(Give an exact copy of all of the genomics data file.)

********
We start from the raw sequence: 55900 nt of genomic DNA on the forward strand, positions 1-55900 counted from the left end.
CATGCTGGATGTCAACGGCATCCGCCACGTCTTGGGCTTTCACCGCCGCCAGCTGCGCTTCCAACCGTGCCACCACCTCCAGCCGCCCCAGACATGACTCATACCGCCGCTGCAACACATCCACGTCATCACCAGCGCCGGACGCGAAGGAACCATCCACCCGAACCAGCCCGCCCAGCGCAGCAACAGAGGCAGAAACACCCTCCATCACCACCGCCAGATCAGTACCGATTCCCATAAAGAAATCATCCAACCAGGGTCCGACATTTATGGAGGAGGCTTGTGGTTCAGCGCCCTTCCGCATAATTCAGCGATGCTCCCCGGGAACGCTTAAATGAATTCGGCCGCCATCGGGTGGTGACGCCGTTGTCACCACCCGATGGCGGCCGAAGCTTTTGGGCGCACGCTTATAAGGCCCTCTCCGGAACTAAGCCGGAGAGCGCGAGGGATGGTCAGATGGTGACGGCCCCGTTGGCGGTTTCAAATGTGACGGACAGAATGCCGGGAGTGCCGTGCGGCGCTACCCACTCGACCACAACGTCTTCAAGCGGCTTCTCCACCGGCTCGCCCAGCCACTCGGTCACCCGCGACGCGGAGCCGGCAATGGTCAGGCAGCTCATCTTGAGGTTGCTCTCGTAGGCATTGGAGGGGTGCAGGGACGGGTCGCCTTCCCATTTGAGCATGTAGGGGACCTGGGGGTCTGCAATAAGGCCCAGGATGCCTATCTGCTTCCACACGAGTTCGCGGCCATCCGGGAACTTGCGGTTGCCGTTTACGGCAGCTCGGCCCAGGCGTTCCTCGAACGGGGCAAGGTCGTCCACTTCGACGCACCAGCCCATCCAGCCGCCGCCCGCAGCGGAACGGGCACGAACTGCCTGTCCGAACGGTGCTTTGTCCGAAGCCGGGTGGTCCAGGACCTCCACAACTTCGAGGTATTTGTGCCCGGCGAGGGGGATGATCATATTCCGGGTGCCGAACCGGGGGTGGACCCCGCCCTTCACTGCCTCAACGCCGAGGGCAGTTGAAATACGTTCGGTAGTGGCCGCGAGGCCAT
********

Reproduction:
We start from the raw sequence: 55900 nt of genomic DNA on the forward strand, positions 1-55900 counted from the left end.
CATGCTGGATGTCAACGGCATCCGCCACGTCTTGGGCTTTCACCGCCGCCAGCTGCGCTTCCAACCGTGCCACCACCTCCAGCCGCCCCAGACATGACTCATACCGCCGCTGCAACACATCCACGTCATCACCAGCGCCGGACGCGAAGGAACCATCCACCCGAACCAGCCCGCCCAGCGCAGCAACAGAGGCAGAAACACCCTCCATCACCACCGCCAGATCAGTACCGATTCCCATAAAGAAATCATCCAACCAGGGTCCGACATTTATGGAGGAGGCTTGTGGTTCAGCGCCCTTCCGCATAATTCAGCGATGCTCCCCGGGAACGCTTAAATGAATTCGGCCGCCATCGGGTGGTGACGCCGTTGTCACCACCCGATGGCGGCCGAAGCTTTTGGGCGCACGCTTATAAGGCCCTCTCCGGAACTAAGCCGGAGAGCGCGAGGGATGGTCAGATGGTGACGGCCCCGTTGGCGGTTTCAAATGTGACGGACAGAATGCCGGGAGTGCCGTGCGGCGCTACCCACTCGACCACAACGTCTTCAAGCGGCTTCTCCACCGGCTCGCCCAGCCACTCGGTCACCCGCGACGCGGAGCCGGCAATGGTCAGGCAGCTCATCTTGAGGTTGCTCTCGTAGGCATTGGAGGGGTGCAGGGACGGGTCGCCTTCCCATTTGAGCATGTAGGGGACCTGGGGGTCTGCAATAAGGCCCAGGATGCCTATCTGCTTCCACACGAGTTCGCGGCCATCCGGGAACTTGCGGTTGCCGTTTACGGCAGCTCGGCCCAGGCGTTCCTCGAACGGGGCAAGGTCGTCCACTTCGACGCACCAGCCCATCCAGCCGCCGCCCGCAGCGGAACGGGCACGAACTGCCTGTCCGAACGGTGCTTTGTCCGAAGCCGGGTGGTCCAGGACCTCCACAACTTCGAGGTATTTGTGCCCGGCGAGGGGGATGATCATATTCCGGGTGCCGAACCGGGGGTGGACCCCGCCCTTCACTGCCTCAACGCCGAGGGCAGTTGAAATACGTTCGGTAGTGGCCGCGAGGCCAT